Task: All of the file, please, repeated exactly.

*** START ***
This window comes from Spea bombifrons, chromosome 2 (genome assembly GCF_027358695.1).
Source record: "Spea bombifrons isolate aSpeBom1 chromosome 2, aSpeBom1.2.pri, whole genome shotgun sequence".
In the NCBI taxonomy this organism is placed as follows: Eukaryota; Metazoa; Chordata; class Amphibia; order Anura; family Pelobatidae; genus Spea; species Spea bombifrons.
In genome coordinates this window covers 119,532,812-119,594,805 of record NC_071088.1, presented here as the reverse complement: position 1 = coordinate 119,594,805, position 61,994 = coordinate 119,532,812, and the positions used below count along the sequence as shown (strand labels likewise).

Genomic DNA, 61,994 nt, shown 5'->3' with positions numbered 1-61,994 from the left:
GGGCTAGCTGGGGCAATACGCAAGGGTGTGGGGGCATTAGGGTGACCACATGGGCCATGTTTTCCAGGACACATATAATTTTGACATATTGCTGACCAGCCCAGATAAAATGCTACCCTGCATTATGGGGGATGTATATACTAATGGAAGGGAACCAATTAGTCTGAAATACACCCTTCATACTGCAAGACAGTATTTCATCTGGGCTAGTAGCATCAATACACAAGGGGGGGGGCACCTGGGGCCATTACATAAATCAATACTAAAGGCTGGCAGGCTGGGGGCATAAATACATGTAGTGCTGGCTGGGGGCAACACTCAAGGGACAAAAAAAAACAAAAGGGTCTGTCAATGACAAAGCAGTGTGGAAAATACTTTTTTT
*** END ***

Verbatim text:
This window comes from Spea bombifrons, chromosome 2 (genome assembly GCF_027358695.1).
Source record: "Spea bombifrons isolate aSpeBom1 chromosome 2, aSpeBom1.2.pri, whole genome shotgun sequence".
In the NCBI taxonomy this organism is placed as follows: Eukaryota; Metazoa; Chordata; class Amphibia; order Anura; family Pelobatidae; genus Spea; species Spea bombifrons.
In genome coordinates this window covers 119,532,812-119,594,805 of record NC_071088.1, presented here as the reverse complement: position 1 = coordinate 119,594,805, position 61,994 = coordinate 119,532,812, and the positions used below count along the sequence as shown (strand labels likewise).

Genomic DNA, 61,994 nt, shown 5'->3' with positions numbered 1-61,994 from the left:
GGGCTAGCTGGGGCAATACGCAAGGGTGTGGGGGCATTAGGGTGACCACATGGGCCATGTTTTCCAGGACACATATAATTTTGACATATTGCTGACCAGCCCAGATAAAATGCTACCCTGCATTATGGGGGATGTATATACTAATGGAAGGGAACCAATTAGTCTGAAATACACCCTTCATACTGCAAGACAGTATTTCATCTGGGCTAGTAGCATCAATACACAAGGGGGGGGGCACCTGGGGCCATTACATAAATCAATACTAAAGGCTGGCAGGCTGGGGGCATAAATACATGTAGTGCTGGCTGGGGGCAACACTCAAGGGACAAAAAAAAACAAAAGGGTCTGTCAATGACAAAGCAGTGTGGAAAATACTTTTTTT